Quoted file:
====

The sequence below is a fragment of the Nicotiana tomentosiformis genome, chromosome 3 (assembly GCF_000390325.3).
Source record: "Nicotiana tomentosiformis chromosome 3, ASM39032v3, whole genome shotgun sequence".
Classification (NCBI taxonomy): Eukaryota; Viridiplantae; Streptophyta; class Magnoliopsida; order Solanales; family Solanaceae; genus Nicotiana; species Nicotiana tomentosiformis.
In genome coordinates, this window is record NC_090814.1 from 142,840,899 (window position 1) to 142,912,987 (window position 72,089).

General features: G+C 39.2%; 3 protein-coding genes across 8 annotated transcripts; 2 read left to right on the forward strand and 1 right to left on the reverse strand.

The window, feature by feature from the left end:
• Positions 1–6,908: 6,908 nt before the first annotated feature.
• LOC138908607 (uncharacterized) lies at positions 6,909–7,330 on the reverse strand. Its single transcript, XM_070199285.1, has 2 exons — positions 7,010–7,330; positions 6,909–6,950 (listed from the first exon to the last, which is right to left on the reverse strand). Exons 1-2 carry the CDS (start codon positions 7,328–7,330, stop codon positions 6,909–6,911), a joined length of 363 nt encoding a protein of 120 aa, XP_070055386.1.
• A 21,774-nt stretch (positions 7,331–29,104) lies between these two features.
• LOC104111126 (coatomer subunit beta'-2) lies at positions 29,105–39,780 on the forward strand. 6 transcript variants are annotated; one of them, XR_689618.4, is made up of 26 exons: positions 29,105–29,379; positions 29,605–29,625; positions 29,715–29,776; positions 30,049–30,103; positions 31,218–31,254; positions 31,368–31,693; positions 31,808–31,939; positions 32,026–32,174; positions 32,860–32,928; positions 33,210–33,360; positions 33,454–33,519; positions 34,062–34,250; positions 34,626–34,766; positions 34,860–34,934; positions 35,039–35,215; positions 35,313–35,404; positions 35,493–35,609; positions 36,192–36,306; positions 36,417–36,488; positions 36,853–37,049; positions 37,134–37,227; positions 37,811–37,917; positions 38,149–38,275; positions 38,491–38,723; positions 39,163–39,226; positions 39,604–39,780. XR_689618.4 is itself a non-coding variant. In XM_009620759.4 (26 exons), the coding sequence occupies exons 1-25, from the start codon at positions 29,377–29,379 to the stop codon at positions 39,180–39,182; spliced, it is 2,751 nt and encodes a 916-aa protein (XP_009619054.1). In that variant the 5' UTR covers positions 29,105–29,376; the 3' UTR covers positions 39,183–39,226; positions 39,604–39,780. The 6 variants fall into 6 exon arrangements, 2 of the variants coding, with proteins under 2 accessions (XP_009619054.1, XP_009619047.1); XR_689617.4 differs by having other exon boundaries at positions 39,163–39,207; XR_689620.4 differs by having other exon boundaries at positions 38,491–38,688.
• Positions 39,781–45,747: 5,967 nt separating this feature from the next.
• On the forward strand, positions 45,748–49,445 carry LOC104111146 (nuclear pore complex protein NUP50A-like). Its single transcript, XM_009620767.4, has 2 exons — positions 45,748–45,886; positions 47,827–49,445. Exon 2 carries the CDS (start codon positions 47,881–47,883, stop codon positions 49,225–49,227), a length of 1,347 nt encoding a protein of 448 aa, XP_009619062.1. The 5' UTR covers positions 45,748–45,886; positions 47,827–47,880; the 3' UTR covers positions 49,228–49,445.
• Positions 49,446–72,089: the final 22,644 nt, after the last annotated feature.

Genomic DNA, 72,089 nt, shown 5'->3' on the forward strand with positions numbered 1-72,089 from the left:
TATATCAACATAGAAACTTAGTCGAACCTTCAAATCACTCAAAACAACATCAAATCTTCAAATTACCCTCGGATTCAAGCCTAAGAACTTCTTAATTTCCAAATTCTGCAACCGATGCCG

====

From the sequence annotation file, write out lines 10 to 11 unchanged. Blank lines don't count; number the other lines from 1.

• LOC104111126 (coatomer subunit beta'-2) lies at positions 29,105–39,780 on the forward strand. 6 transcript variants are annotated; one of them, XR_689618.4, is made up of 26 exons: positions 29,105–29,379; positions 29,605–29,625; positions 29,715–29,776; positions 30,049–30,103; positions 31,218–31,254; positions 31,368–31,693; positions 31,808–31,939; positions 32,026–32,174; positions 32,860–32,928; positions 33,210–33,360; positions 33,454–33,519; positions 34,062–34,250; positions 34,626–34,766; positions 34,860–34,934; positions 35,039–35,215; positions 35,313–35,404; positions 35,493–35,609; positions 36,192–36,306; positions 36,417–36,488; positions 36,853–37,049; positions 37,134–37,227; positions 37,811–37,917; positions 38,149–38,275; positions 38,491–38,723; positions 39,163–39,226; positions 39,604–39,780. XR_689618.4 is itself a non-coding variant. In XM_009620759.4 (26 exons), the coding sequence occupies exons 1-25, from the start codon at positions 29,377–29,379 to the stop codon at positions 39,180–39,182; spliced, it is 2,751 nt and encodes a 916-aa protein (XP_009619054.1). In that variant the 5' UTR covers positions 29,105–29,376; the 3' UTR covers positions 39,183–39,226; positions 39,604–39,780. The 6 variants fall into 6 exon arrangements, 2 of the variants coding, with proteins under 2 accessions (XP_009619054.1, XP_009619047.1); XR_689617.4 differs by having other exon boundaries at positions 39,163–39,207; XR_689620.4 differs by having other exon boundaries at positions 38,491–38,688.
• Positions 39,781–45,747: 5,967 nt separating this feature from the next.